BY RICHARD STEVENSON, EDITOR, CS MAGAZINE
Over the last few years the GaN VCSEL has come on in leaps and bounds, enjoying substantial gains in lifetime, efficiency and output power. Thanks to all this great progress, blue and green VCSELs are now standing on the brink of commercialisation.
Taking this next step is far from easy, but the chances are now better than ever, thanks to a significant breakthrough from a little-known a start-up that’s located far away from the centre of the action. While much of the early running has come from big names in Japan, such as Nichia, Sony and Stanley Electric, the driver of GaN VCSEL commercialisation is Ganvix of Wilmington, DE.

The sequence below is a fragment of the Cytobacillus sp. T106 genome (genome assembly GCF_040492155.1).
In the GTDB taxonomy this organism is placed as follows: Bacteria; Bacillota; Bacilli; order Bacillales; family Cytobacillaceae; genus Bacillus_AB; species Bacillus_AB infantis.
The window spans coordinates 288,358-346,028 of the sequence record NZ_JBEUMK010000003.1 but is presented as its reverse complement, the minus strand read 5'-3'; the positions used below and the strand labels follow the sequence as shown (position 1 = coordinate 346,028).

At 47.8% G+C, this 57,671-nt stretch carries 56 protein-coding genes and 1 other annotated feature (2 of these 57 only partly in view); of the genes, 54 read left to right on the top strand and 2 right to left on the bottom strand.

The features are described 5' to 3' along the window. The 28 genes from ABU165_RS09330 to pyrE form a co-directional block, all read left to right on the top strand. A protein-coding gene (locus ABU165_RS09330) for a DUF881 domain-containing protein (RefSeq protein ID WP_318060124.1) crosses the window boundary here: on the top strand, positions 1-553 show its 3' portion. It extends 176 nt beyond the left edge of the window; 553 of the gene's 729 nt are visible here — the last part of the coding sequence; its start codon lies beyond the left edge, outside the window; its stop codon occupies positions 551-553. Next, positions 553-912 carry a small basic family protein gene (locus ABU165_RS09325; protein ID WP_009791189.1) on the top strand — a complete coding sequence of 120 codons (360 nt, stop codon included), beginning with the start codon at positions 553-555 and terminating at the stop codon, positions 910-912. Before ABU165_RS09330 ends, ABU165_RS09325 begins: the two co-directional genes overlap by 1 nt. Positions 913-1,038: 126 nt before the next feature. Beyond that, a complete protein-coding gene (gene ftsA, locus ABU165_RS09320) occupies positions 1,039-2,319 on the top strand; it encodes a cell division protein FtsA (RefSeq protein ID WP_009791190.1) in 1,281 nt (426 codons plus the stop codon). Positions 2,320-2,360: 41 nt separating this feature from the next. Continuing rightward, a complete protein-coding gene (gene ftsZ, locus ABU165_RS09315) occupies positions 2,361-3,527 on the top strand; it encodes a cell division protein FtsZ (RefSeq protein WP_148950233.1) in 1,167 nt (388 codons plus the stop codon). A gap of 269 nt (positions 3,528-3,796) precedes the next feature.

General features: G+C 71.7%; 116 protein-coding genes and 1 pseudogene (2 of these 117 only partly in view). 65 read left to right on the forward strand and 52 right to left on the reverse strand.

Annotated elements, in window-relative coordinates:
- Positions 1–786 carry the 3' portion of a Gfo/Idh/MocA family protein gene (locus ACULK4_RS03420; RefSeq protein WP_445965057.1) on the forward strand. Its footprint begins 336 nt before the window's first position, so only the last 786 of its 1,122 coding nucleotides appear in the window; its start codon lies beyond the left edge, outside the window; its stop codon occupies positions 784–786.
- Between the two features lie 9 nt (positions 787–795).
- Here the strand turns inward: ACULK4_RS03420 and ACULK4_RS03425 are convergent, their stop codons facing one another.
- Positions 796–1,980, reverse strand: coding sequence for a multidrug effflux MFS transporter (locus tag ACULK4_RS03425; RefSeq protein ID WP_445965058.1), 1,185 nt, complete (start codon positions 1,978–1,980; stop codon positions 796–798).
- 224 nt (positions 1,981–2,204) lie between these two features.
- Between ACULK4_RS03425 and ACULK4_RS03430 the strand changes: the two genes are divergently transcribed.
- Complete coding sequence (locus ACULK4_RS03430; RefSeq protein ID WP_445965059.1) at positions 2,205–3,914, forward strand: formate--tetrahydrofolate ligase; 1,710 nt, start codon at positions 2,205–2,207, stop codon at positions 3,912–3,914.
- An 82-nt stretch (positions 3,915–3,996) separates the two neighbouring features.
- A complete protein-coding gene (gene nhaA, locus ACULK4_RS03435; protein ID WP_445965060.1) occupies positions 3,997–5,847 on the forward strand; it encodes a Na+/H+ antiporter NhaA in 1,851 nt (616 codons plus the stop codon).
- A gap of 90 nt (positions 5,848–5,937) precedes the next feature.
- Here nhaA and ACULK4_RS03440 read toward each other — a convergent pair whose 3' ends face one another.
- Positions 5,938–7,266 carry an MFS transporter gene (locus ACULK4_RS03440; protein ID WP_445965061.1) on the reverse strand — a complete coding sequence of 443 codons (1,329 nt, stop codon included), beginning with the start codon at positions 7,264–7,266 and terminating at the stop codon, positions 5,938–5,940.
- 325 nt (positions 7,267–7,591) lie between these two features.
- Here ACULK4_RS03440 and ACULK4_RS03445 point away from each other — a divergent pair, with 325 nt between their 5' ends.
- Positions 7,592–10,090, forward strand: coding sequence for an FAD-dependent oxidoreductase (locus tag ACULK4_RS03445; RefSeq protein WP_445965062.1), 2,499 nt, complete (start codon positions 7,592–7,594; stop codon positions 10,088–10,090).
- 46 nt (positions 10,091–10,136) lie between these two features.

What distinguishes this trailblazer from its peers is the approach it takes to form the bottom mirror of the VCSEL. Rather than making a distributed Bragg reflector (DBR) from interlacing layers of GaN and a ternary nitride – a pairing that is slow to grow, and, due to a lack of lattice-matching, introduces light-quenching defects into the active region – Ganvix combines conventional layers of GaN with porous variants, produced by electrochemical etching.
Company CEO John Fijol told Compound Semiconductor that the start-up is planning to sample VCSELs to its customers in early 2023, targeting output powers of 5 mW or more.